Pentagon leaders who vaunted the program recently started talking it down. “We thought railguns were something we were really going to go after, but it turns out that powder guns firing the same hypervelocity projectiles gets you almost as much as you would get out of the electromagnetic rail gun, but it’s something we can do much faster,” Deputy Defense Secretary Robert Work told Congress in May. The Pentagon will now spend an additional $800 million, through the secretive Strategic Capabilities Office, on developing a defensive capability for the gun (meaning less power to shoot at shorter ranges) and also adapting the Navy’s other guns to shoot the railgun’s projectiles. “We are going to say ... ‘Look, we believe this is the place where you want to put your money, but we’re going to have enough money in there for both the electromagnetic rail gun and the powder gun.’ So if the new administration says ‘No really the electromagnetic rail gun is the way I want to go,’ knock yourself out, we’ve set you up for success,” said Work.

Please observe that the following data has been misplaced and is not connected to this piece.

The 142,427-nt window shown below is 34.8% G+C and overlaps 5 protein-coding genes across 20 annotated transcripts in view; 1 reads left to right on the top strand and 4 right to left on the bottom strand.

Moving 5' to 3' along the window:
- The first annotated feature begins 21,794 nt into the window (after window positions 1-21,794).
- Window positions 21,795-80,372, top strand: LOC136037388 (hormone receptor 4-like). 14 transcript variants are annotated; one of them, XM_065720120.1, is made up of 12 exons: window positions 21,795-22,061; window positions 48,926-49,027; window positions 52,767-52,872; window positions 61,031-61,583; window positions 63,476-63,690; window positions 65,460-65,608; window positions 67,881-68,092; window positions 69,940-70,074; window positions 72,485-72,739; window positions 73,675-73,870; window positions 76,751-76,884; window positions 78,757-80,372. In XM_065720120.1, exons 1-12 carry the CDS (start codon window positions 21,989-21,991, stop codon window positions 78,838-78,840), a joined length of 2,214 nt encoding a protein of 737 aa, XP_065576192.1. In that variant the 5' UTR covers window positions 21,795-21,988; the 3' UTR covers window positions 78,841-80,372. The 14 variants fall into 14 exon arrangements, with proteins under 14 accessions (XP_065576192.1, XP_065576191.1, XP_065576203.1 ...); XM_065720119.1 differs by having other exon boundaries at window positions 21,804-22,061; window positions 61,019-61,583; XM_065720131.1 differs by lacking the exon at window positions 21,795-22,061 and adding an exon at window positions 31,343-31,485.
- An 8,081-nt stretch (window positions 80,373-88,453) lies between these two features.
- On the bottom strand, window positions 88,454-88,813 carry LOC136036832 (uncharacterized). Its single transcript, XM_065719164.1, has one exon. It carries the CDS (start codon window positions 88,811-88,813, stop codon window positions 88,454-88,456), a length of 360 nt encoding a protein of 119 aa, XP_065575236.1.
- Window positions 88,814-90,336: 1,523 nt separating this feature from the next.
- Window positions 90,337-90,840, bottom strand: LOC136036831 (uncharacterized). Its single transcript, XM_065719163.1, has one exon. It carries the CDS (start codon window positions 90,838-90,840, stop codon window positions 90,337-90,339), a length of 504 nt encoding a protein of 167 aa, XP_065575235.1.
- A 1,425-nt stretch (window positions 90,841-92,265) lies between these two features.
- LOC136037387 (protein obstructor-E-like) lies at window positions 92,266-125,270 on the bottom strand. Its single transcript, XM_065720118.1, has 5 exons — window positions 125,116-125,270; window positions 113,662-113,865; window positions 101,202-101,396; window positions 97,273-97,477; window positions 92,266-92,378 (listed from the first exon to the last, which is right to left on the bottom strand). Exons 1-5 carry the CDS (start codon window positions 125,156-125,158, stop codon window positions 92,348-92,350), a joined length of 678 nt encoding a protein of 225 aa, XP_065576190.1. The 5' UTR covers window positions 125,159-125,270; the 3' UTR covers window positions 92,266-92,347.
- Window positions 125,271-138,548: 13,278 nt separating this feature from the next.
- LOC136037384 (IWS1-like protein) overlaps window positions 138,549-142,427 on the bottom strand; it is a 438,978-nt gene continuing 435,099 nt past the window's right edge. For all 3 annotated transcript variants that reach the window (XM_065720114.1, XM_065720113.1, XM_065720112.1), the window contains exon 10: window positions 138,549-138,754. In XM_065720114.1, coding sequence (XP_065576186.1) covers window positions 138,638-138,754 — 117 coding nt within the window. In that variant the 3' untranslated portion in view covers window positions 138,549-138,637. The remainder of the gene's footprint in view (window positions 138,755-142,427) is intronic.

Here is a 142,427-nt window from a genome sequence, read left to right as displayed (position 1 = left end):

Vice Adm. William Hilarides, commander of Naval Sea Systems Command, said last year that, because of the railgun’s high power needs, it will be at least 30 years before the Navy considers removing powder guns from the fleet.
Can the railgun be fixed? Future technology in the form of better parts, better capacitors, new materials, and more intricate design, will improve energy efficiency, and the utility of the gun, according to Colin Whelan, vice president of Advanced Technology for the Raytheon Integrated Defense Systems. Raytheon is one of the contractors working on the gun’s pulse power system and recently delivered one such system to the Navy’s railgun test range.